We all have diligently washed our hands and used hand sanitizer during this time, and will continue to do so long into 2020. The good news is that this helps reduce the opportunity for transmission of illness. The bad news: hands are probably left rough, dry, chapped, and even cracked and bleeding.
Here, we’ll review how to properly wash and sanitize hands, as well as provide you with info on how to restore moisture and softness to your hard working digits!
According to the Center of Disease Control, hand washing is one of the most important things you can do to prevent the spread of illness.
To do this, we recommend you look for a hand wash with Seaweed extracts and botanical ingredients to help soothe and soften skin while deep cleansing.
Remember that proper hand washing should take at least 20-60 seconds.
The steps for proper hand cleaning include:
- Wet hands with clean, warm running water.
- Use hand soap and wash your hands thoroughly.
- Wash all the way to your elbows, and pay to attention to washing in between your fingers and under your fingernails.
- Rinse your hands thoroughly with water and then dry your hands with paper or cloth towel, or air dryer.
Washing hands with soap and water is the best way to get rid of germs in most situations. If soap and water are not readily available, you can use an alcohol-based hand sanitizer that contains at least 60% alcohol.
Remember that hand sanitizers do not get rid of all types of germs, may not be as effective when hands are visibly dirty or greasy or might not remove harmful chemicals from hands like pesticides and heavy metals. However, in the absence of soap and warm running water, sanitizers can quickly reduce the number of germs on hands in many situations.
We recommend that you look for an FDA-approved hand sanitizer that is 75-80% alcohol in a hygienic and refillable spray bottle.
How to use hand sanitizer:
- Apply the solution to the palm of one hand (read the label to learn the correct amount).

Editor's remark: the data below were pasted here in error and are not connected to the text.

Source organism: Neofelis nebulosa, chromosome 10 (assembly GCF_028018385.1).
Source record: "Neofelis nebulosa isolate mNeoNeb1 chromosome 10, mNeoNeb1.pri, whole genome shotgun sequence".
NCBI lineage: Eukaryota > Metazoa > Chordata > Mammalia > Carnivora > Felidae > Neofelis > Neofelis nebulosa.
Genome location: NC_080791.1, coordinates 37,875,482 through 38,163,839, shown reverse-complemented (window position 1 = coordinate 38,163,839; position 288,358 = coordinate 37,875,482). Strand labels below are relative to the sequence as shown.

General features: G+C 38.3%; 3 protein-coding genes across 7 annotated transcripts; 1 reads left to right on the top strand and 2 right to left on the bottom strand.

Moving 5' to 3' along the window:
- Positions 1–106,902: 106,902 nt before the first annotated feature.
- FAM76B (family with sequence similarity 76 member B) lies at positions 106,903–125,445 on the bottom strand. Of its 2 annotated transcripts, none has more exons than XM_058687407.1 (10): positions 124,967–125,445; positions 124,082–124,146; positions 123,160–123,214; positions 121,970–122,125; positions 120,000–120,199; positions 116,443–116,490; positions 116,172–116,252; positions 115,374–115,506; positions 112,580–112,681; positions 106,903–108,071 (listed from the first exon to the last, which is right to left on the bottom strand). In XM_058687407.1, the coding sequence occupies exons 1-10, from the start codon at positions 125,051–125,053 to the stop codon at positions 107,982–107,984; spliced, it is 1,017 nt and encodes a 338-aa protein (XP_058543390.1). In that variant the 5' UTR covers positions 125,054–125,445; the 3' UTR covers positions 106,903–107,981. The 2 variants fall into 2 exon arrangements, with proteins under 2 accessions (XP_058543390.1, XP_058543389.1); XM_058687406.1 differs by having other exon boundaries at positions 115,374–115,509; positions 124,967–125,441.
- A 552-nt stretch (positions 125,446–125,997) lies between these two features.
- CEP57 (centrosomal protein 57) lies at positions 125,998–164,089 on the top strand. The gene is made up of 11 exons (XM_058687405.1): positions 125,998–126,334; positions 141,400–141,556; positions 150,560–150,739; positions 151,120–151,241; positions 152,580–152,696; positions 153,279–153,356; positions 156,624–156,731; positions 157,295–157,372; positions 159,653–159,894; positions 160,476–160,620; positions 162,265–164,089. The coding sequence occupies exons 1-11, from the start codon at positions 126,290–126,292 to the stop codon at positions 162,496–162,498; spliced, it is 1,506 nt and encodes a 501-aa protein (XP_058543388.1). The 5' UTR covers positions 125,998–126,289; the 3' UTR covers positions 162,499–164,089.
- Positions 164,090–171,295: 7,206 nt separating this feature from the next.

- Rub your hands together.
- Rub the solution over all the surfaces of your hands and fingers until your hands are dry.
This should take around 20 seconds.
Restore Dry Hands From Over-Washing
Apply a rich, nutritive hand cream after washing that smooths and moisturizes hands with rich Shea Butter and moisture-binding Laminaria Digitata Seaweed extract while it soothes the skin and senses with Green Tea and Vitamins C and E as well as Lavender and Chamomile.
Problem is, you may end up washing off the hand cream through-out the day. In this case, even though spring and summer are upon us, use a strategy we normally opt for during the dark, cold, dry days of winter when low humidity and water loss can lead to deep cracks and fissures in the skin can be extremely painful and even lead to infection.
First, when doing chores like washing dishes or disinfecting counter tops, be sure to use rubber gloves to protect hands from harsh cleaning agents and excess water loss.
At night, after you’ve washed your hands for the last time, give yourself an intensive hand treatment.
Hand Treatment At-Home
- Apply a nutritive, skin serum rich in Seaweed extracts all over the hands and nails.
- Massage a seaweed-based essential oil to the cuticles of the nails and on the finger tips, where skin can be cracked.
- Coat hands with a thick layer of your hand cream, being sure to massage in to the skin thoroughly. You can even apply a second layer if the first layer gets completely absorbed into moisture-starved skin.
- Have a supply of disposable gloves? Put on a pair to sleep in.
Repeat this every night to keep hands soft, supple and hydrated throughout the year.
Want to be a real Marie Kondo and one up your hygiene? Wipe down all your cosmetic jars and tubes with cleanser, and then spray with the alcohol-based hand sanitizer. This would be especially good for shared resources such as tubes of tooth paste, and hand soap dispensers!
What are your favorite hand treatments? Leave in the comments below!